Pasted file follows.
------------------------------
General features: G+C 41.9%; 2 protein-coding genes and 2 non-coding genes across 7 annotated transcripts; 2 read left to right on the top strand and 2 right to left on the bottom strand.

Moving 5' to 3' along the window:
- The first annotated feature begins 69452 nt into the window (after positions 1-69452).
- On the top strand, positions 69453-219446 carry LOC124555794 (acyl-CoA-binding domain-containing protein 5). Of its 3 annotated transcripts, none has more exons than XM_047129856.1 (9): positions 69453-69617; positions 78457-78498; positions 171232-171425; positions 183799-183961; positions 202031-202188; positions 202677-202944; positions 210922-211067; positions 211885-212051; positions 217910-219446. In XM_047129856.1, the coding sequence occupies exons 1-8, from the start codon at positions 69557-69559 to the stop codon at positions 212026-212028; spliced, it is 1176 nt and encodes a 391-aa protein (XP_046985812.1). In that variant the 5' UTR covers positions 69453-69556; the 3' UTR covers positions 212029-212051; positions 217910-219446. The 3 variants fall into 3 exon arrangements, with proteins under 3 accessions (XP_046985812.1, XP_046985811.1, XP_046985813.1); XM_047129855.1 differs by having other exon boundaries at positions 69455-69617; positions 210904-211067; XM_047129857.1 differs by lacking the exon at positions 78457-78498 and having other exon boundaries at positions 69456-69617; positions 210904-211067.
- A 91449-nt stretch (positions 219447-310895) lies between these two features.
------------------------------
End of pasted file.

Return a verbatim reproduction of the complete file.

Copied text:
General features: G+C 41.9%; 2 protein-coding genes and 2 non-coding genes across 7 annotated transcripts; 2 read left to right on the top strand and 2 right to left on the bottom strand.

Moving 5' to 3' along the window:
- The first annotated feature begins 69452 nt into the window (after positions 1-69452).
- On the top strand, positions 69453-219446 carry LOC124555794 (acyl-CoA-binding domain-containing protein 5). Of its 3 annotated transcripts, none has more exons than XM_047129856.1 (9): positions 69453-69617; positions 78457-78498; positions 171232-171425; positions 183799-183961; positions 202031-202188; positions 202677-202944; positions 210922-211067; positions 211885-212051; positions 217910-219446. In XM_047129856.1, the coding sequence occupies exons 1-8, from the start codon at positions 69557-69559 to the stop codon at positions 212026-212028; spliced, it is 1176 nt and encodes a 391-aa protein (XP_046985812.1). In that variant the 5' UTR covers positions 69453-69556; the 3' UTR covers positions 212029-212051; positions 217910-219446. The 3 variants fall into 3 exon arrangements, with proteins under 3 accessions (XP_046985812.1, XP_046985811.1, XP_046985813.1); XM_047129855.1 differs by having other exon boundaries at positions 69455-69617; positions 210904-211067; XM_047129857.1 differs by lacking the exon at positions 78457-78498 and having other exon boundaries at positions 69456-69617; positions 210904-211067.
- A 91449-nt stretch (positions 219447-310895) lies between these two features.